Saturday, October 1, 2011

The Weirdness of the 2011 Baseball Season



Weird. Not because the Sox and Braves, both teams I root for, failed miserably down the stretch.

Weird. Not because Tito Francona, the most successful RedSox manager of them all, was not talked out of leaving the dysfunctional clubhouse for good yesterday.








Weird. Not because I'm now rooting for the Brewers to win it all.

Weird because of numbers.

I didn't get the mlb package on cable this year. Not sure why, just didn't or never got around to it. Saved me from screaming at the tv in April for sure. Saved me again in September. No matter. To keep up with the Braves and the Sox I often would check their scores on the internet while reading, posting, whatever. I use ESPN's scoreboard. Both teams are listed in my profile as favorites so their scores show up at the top of their respective leagues.

I'm guessing at least 10 times, probably more this season I found myself looking at the same score for both the Sox and Braves. If the Sox were up 3-1, the Braves were too at the same time. Once or twice is cool, interesting. This summer I swear it was often. Not just once in a game. Using that same example, the Sox might score a couple more and be up 5-1. A few minutes later I'd notice the Braves up by the same score. Weird. Wednesday night's games reminded me a bit of that. I had both the Braves and the RedSox games on the tv, flipping hundreds of times between them. Yankee game running on espn3 on-line live feed. Sox up 3-2, Braves up 3-2. Even the Yankees and Cardinals got in on the action for a while when both were up 7-0 in their respective games. Odd. Weird. Of course none of those scores held, only the Cardinals actually won their game.

Weird how Carl Crawford apologized a week or so ago for his season (before it was over). Was exchanging thoughts with some co-workers and spurred me on to look up some numbers during lunch. Check this out:

Here is a fun fact on Carl Crawford:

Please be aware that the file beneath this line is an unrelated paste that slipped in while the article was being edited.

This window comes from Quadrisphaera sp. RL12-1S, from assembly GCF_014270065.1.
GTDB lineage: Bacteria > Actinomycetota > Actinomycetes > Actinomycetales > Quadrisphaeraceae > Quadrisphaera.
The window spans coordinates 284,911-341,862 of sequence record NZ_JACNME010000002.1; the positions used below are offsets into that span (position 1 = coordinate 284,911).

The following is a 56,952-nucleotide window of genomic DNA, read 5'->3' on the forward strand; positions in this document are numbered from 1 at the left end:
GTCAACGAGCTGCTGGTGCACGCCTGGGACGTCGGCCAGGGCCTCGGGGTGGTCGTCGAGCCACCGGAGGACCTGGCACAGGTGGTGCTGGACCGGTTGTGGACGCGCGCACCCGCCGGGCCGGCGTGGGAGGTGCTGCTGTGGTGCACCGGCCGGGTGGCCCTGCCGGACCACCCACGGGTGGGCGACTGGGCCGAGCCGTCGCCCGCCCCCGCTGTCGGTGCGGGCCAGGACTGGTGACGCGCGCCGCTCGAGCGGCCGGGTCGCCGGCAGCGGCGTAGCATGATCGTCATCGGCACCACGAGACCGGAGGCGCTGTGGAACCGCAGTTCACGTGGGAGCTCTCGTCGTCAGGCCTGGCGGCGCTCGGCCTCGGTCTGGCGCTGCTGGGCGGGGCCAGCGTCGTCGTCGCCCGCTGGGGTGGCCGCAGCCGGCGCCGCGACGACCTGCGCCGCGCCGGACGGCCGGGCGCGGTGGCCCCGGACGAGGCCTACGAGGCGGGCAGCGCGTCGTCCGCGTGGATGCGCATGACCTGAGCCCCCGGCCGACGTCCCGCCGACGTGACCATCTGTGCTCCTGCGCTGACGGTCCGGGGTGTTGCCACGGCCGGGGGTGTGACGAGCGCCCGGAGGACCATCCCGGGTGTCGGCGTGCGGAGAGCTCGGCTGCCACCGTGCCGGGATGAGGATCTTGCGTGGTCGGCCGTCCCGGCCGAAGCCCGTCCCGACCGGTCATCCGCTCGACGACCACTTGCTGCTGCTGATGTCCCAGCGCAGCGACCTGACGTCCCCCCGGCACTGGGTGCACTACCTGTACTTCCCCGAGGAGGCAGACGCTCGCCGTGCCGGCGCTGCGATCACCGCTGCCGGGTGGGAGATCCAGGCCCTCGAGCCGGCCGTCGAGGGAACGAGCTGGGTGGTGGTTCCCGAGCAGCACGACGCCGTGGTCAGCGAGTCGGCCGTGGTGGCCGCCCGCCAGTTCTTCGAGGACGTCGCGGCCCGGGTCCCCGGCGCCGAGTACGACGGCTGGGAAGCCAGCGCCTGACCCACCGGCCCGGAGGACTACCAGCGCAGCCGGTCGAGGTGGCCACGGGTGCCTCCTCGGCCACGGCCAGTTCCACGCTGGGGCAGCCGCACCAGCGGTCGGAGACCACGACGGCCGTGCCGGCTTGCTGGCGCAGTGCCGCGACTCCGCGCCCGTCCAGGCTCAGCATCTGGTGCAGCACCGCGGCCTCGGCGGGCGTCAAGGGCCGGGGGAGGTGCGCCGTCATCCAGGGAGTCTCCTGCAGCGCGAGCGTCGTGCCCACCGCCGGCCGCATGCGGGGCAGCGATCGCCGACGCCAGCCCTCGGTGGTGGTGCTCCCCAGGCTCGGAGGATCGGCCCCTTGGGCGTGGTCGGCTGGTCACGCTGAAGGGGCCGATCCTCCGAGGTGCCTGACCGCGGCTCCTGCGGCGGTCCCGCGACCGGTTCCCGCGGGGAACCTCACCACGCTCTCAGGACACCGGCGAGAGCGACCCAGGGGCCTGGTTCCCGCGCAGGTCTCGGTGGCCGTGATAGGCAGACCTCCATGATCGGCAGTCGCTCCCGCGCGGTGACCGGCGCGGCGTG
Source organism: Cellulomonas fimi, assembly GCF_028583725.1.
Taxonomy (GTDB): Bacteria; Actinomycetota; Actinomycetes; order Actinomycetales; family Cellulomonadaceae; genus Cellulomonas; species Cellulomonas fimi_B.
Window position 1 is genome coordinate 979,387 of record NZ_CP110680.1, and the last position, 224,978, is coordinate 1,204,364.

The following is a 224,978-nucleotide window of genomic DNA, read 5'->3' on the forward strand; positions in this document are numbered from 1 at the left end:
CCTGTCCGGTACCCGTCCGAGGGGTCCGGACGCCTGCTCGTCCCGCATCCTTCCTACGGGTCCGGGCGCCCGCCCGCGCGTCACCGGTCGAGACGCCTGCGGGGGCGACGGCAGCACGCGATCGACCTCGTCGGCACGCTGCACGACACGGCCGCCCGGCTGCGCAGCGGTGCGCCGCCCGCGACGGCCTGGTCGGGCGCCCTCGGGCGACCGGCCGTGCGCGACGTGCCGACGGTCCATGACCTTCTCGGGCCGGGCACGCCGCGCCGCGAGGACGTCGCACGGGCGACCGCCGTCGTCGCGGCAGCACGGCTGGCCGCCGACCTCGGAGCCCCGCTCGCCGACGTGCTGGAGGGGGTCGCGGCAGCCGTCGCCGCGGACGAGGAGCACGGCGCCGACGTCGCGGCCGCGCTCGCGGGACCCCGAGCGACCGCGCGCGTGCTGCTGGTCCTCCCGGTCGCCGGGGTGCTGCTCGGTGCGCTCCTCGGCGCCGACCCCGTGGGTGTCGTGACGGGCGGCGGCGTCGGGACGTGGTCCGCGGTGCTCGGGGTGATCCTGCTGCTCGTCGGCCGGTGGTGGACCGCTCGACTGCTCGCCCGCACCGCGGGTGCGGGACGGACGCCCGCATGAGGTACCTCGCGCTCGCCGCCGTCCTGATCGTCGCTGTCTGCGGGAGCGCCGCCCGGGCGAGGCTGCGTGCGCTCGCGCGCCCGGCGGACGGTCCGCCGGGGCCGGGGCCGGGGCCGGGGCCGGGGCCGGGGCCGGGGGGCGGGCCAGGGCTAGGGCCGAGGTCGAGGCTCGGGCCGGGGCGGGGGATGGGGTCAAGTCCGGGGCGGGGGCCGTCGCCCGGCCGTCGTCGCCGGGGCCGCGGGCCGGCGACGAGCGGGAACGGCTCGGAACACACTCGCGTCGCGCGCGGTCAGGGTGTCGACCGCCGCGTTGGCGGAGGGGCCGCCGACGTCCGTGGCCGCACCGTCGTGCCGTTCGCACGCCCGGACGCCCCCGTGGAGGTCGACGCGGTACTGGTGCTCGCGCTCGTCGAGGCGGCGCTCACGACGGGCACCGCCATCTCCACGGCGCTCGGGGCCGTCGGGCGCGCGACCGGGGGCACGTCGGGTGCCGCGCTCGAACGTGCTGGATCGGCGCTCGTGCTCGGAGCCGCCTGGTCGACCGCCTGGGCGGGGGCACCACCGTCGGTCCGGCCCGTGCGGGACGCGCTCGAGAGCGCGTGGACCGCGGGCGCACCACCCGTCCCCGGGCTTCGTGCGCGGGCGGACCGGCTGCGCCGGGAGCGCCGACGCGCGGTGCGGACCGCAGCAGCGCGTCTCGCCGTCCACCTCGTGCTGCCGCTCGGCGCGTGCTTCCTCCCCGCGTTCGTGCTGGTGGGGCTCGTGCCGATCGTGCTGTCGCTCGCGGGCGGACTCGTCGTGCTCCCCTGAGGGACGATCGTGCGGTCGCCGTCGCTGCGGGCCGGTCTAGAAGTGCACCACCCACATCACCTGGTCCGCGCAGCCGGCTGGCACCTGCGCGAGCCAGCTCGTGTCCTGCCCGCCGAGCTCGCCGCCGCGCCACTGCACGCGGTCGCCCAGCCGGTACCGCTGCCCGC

If he hit .250 in April instead of the .155 he put up his season total batting average would have been .273 - not so bad, not up to the $$$ spent but not terrible.

That difference? 9 lousy hits, in 24 games, one hit every 2.6 games more than he had.

Another fact- Crawford hit .296 with an .821 OPS in games Sox won and .201 / .526 in games they lost.

Me thinks Tito ain’t to blame.

Know what the difference between hitting .250 and .300 is? It's 25 hits. 25 hits in 500 at bats is 50 points, okay? There's 6 months in a season, that's about 25 weeks. That means if you get just one extra flare a week - just one - a gorp... you get a groundball, you get a groundball with eyes... you get a dying quail, just one more dying quail a week... and you're in Yankee Stadium.
-- Crash Davis




I looked and looked for some split stats to give hope on John Lackey…still looking.

Here is a stat that will amaze you : first batter in the game against lackey in his 28 starts hit .423 this year. In all - leadoff batters for all innings – they hit .318. He was always in trouble.
Lackey was 11-1 if the Sox scored 6+ runs for him, 1-11 if they did not.



Weird. Just plain weird.
Have a good weekend.

11 comments:

  1. You've had a very tough season, dude. Sox and Braves tanking at the same time. Hang in there, there's always next year :-)

    Mitchell

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  2. funny, seems like the old days which I'm sure you are happy about

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  3. Actually, I'm not happy about it in the way you think and here's why. In the "old days" Sox fans used to tolerate the fans of other teams to a much greater extent. And the Sox players were hard working guys who never whined or behaved like spoiled brats.

    Then, 2004 happened, and the Sox fans (the nouveau ones at least) started to strut like peacocks thinking their body odor was perfume and they started being really obnoxious to another team's fans at Fenway - and on the streets in and around New England. It's like they assumed that not only were things great but they were going to stay great "foreva". They behaved like a young guy who just won $100K, full of himself thinking that he was set for life. Arrogant and stupid.